Thursday, September 27, 2012

What 'A Different World' Taught America

A Different World was an amazing, groundbreaking show, which is probably why we are so hard on the people who are allegedly producing shows for the African-American viewing audience now.  

It set the bar high for the types of shows aimed at our community such as the Mara Brock-Akil produced Living Single, which will be celebrating the 20th anniversary of its first broadcast on August 29, 2013, the Kelsey Grammer-Akil produced Girlfriends and its spinoff The Game.. 

And yes, when it's time for Living Single's 20th anniversary, I'll have a trivia quiz waiting on you.  You've been warned. 

Sadly some people producing shows for the African-American community have failed to meet that high standard and excel in producing 21st century coonery and buffoonery.

So I had to shine a TransGriot spotlight on a post from the other half of my fave power couple, Danielle Moodie-Mills.   She is also is the creative force behind the threeLOL blog  and wrote a post entitled "Black Excellence and Other Lessons A Different World Taught America'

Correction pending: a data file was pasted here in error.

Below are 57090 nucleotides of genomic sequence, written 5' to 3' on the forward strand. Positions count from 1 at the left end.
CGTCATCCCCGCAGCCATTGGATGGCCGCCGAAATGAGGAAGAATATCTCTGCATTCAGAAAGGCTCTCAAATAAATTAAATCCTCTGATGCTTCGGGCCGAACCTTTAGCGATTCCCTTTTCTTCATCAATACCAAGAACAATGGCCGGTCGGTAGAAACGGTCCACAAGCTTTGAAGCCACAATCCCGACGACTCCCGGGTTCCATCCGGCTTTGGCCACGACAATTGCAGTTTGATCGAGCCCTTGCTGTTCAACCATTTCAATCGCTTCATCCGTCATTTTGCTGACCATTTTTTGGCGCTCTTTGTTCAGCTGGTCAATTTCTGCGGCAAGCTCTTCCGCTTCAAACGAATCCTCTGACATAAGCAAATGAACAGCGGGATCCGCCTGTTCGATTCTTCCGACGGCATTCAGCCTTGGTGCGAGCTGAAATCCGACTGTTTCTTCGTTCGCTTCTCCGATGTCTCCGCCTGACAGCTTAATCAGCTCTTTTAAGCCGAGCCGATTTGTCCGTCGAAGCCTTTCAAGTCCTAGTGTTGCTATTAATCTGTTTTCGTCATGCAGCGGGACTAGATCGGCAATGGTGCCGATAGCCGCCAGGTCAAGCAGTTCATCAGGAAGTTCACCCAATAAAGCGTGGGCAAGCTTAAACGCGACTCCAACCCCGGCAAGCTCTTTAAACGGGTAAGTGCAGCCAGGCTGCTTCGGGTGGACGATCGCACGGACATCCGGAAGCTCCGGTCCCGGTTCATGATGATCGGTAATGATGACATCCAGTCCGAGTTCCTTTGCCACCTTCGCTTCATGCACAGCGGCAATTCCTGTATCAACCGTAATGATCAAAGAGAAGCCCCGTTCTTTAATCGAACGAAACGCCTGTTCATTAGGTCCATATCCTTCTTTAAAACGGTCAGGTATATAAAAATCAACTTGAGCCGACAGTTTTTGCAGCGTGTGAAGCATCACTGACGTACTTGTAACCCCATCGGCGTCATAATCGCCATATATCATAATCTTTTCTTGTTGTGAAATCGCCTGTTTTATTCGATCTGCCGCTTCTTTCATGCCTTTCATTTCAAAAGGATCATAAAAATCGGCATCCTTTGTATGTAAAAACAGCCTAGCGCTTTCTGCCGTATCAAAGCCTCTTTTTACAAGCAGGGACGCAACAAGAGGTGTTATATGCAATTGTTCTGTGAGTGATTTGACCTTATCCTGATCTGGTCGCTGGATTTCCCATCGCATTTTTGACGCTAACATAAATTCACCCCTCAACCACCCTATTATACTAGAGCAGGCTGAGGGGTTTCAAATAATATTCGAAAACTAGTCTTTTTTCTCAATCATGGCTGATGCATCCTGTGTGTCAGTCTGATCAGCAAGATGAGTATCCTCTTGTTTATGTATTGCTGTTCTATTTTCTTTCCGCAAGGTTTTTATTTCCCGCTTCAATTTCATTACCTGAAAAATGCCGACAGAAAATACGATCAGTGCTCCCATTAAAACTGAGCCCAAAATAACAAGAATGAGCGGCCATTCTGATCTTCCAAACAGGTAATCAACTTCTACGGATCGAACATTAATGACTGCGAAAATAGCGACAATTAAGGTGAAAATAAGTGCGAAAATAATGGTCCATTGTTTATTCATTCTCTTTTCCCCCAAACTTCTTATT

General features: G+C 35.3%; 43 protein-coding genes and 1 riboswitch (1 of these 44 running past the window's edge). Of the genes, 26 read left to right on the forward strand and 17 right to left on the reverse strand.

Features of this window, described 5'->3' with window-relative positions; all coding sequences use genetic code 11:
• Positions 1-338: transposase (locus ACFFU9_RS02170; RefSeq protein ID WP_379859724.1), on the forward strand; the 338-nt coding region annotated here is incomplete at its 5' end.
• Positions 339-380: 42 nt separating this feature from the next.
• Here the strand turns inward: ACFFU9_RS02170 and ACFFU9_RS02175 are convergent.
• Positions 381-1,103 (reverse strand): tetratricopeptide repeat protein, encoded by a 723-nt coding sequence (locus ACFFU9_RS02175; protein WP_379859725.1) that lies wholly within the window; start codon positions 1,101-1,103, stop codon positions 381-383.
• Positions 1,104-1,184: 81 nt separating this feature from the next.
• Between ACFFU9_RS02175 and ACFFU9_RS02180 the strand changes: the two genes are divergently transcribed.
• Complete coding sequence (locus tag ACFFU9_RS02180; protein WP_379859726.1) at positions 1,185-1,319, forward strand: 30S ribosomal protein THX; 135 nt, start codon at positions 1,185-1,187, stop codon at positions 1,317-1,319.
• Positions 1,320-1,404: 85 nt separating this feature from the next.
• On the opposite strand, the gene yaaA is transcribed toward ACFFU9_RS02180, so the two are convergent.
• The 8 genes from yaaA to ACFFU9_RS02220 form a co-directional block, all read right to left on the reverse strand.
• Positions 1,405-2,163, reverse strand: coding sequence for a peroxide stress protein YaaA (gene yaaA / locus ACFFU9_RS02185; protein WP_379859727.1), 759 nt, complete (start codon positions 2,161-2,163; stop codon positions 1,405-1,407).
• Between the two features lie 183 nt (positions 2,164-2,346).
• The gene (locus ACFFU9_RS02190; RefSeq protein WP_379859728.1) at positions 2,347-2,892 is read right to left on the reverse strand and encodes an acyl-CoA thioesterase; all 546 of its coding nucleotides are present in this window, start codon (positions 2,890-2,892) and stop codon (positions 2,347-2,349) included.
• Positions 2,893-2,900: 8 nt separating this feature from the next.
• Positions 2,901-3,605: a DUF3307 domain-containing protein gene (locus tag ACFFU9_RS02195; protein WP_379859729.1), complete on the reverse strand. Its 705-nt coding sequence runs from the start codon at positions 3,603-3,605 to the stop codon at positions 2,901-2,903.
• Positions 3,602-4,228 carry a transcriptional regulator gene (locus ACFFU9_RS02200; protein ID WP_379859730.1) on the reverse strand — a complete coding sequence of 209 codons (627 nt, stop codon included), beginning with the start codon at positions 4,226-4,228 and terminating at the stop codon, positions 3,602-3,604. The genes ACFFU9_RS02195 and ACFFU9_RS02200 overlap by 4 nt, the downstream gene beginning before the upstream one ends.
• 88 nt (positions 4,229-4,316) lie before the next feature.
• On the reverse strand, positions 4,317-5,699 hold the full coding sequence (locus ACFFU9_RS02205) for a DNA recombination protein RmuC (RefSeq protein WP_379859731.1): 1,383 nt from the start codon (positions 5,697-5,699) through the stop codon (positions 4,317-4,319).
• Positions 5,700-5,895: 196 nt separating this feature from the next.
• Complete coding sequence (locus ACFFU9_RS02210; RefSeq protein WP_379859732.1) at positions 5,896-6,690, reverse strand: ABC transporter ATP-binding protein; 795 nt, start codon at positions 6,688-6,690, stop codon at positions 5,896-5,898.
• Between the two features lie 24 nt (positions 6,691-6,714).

She was paying attention during our blogger's roundtable at OUT on the Hill when I mentioned the upcoming  'A Different World' Quiz I created.

So what did A Different World teach America?    Plenty.  In addition to giving America a realistic slice of life in terms of our culture and the Black college experience circa late 80's-early 90's, they learned about womanism, South African divestiture, HIV/AIDS, date rape, the LA riots from our perspective, the Gulf War, and got introduced to our past, present and future actors and actresses.  

America also got to see that young African Americans did the same things anyone else did when they went to college.   They studied hard, discussed the issues of the day, learned things about themselves and grew as young adults, fell in love, and prepared to enter that different world beyond college life.

And that's probably why this show is so beloved and important to African-Americans 25 years later and we're hoping that Debbie Allen is successful in reviving it for a new generation.

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